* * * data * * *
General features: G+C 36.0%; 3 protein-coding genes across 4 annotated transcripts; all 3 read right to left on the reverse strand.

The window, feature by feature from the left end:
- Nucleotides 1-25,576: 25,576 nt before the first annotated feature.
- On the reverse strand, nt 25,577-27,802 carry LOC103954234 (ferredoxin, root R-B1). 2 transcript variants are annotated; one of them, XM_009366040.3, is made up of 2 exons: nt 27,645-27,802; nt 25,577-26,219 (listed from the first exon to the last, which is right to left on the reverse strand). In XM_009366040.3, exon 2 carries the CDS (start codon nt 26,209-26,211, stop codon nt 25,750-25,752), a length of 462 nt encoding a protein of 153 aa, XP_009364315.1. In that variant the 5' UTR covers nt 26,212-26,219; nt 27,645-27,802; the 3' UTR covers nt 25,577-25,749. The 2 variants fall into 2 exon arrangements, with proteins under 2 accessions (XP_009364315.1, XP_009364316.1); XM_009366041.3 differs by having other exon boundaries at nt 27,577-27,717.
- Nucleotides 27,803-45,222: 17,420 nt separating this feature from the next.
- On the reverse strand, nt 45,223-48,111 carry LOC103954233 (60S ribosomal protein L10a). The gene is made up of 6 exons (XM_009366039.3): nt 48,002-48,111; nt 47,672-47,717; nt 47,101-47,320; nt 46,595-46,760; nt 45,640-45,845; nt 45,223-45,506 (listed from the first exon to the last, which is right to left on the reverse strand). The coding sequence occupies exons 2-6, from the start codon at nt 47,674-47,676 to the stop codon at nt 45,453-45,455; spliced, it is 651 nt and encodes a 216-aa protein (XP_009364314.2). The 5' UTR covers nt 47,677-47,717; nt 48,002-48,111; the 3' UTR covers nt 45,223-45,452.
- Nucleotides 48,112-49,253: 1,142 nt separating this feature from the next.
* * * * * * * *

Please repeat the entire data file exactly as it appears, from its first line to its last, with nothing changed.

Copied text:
General features: G+C 36.0%; 3 protein-coding genes across 4 annotated transcripts; all 3 read right to left on the reverse strand.

The window, feature by feature from the left end:
- Nucleotides 1-25,576: 25,576 nt before the first annotated feature.
- On the reverse strand, nt 25,577-27,802 carry LOC103954234 (ferredoxin, root R-B1). 2 transcript variants are annotated; one of them, XM_009366040.3, is made up of 2 exons: nt 27,645-27,802; nt 25,577-26,219 (listed from the first exon to the last, which is right to left on the reverse strand). In XM_009366040.3, exon 2 carries the CDS (start codon nt 26,209-26,211, stop codon nt 25,750-25,752), a length of 462 nt encoding a protein of 153 aa, XP_009364315.1. In that variant the 5' UTR covers nt 26,212-26,219; nt 27,645-27,802; the 3' UTR covers nt 25,577-25,749. The 2 variants fall into 2 exon arrangements, with proteins under 2 accessions (XP_009364315.1, XP_009364316.1); XM_009366041.3 differs by having other exon boundaries at nt 27,577-27,717.
- Nucleotides 27,803-45,222: 17,420 nt separating this feature from the next.
- On the reverse strand, nt 45,223-48,111 carry LOC103954233 (60S ribosomal protein L10a). The gene is made up of 6 exons (XM_009366039.3): nt 48,002-48,111; nt 47,672-47,717; nt 47,101-47,320; nt 46,595-46,760; nt 45,640-45,845; nt 45,223-45,506 (listed from the first exon to the last, which is right to left on the reverse strand). The coding sequence occupies exons 2-6, from the start codon at nt 47,674-47,676 to the stop codon at nt 45,453-45,455; spliced, it is 651 nt and encodes a 216-aa protein (XP_009364314.2). The 5' UTR covers nt 47,677-47,717; nt 48,002-48,111; the 3' UTR covers nt 45,223-45,452.
- Nucleotides 48,112-49,253: 1,142 nt separating this feature from the next.